“We have a new course in U.S.-Cuba relations…and we’re trying to make as much progress as possible so the policy is viewed as in the best interests of the U.S. and irreversible.”
Our man in Havana, Jeffrey DeLaurentis, the U.S. Chargé d’Affaires in Havana, made these comments to the Xinhua news agency this week summarizing what’s been accomplished through diplomacy in the year since the U.S. Embassy reopened in Havana.
Diplomacy has produced a substantial body of work, as the fact sheet released by the State Department makes clear. The U.S. and Cuba have signed ten agreements with another seven in train and may be ready before the end of this year. Fifty-five years of stalemated statecraft saw only five agreements between the two countries that remain in force today, as Cuba’s chief negotiator in the normalization talks, Josefina Vidal, observed in comments to Granma. This is what happens when the U.S. talks to Cuba, and Cuba talks to us.
But, while we rightly celebrate this first year of diplomacy with Cuba, the Cold Warriors and party poopers who pine for the old policy of punishing of Cuba with tighter sanctions view the success of negotiations as a failure. As Tim Padgett wrote this week, “They’ve declared engagement with Cuba a flop because it hasn’t achieved in 365 days what isolating Cuba couldn’t do in 55 years.”
For example, in case you thought Senator Marco Rubio was posturing for his presidential campaign by blocking the appointment of a U.S. ambassador to Cuba, he is pledging to do the same thing next year, now that he is running for reelection to the Senate in Florida this year.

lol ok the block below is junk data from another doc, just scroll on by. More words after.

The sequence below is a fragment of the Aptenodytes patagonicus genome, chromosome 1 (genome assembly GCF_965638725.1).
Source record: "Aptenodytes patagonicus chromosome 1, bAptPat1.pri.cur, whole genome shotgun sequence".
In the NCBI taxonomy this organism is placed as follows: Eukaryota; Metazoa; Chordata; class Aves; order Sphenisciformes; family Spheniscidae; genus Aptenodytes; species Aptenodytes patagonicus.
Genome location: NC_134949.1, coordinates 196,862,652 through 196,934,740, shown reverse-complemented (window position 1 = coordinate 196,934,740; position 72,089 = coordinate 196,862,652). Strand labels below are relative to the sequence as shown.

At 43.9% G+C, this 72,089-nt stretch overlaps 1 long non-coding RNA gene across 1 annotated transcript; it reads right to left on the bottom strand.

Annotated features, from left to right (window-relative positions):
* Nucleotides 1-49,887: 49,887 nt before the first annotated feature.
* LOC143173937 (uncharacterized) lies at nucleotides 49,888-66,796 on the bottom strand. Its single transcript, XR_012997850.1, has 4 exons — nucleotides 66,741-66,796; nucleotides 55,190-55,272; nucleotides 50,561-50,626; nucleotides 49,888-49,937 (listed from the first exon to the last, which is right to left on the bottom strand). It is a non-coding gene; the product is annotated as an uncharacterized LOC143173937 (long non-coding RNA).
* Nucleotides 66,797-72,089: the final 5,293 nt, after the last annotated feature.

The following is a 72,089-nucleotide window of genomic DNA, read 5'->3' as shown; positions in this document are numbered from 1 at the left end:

He told Politico on Wednesday, “A U.S. ambassador is not going to influence the Cuban government, which is a dictatorial, closed regime.” He doesn’t even want an Ambassador in Havana with direct access to highly placed Cuban officials to give it the old college try.
Rubio’s antipathy toward diplomacy is shared by like-minders on the other side of the U.S. Capitol. If the State Department budget bill written by the House Appropriations Committee becomes law, Ambassador DeLaurentis will be prohibited from adding staff or enlarging his already inadequate facilities.
Such limits are ideological, not rational. They come at a moment, as Senator Jeff Flake said, when “There are going to be too many Americans traveling to Cuba and doing legal business in Cuba to deny them the opportunity to have a full-fledged diplomatic presence there.”
From now to the end of President Obama’s term, rationality is likely to prevail; if only because he is unlikely to sign legislation that reverses the long-sought gains of his Cuba policy, and Congress – on a seven-week recess now and in Washington for just a month this fall before skipping town to campaign for reelection – is not going to work long or hard enough to repeal them.
With the President’s term winding down, there’s much left to do and shrinking time to do it. As the Miami Herald observed this week, “daunting issues remain [including] the embargo, claims for confiscated property of U.S. citizens and corporations, differences over human rights, migration, return of fugitives from justice, and Cuban demands for reparations for damages from the embargo and the return of the U.S. Navy base at Guantánamo Bay.”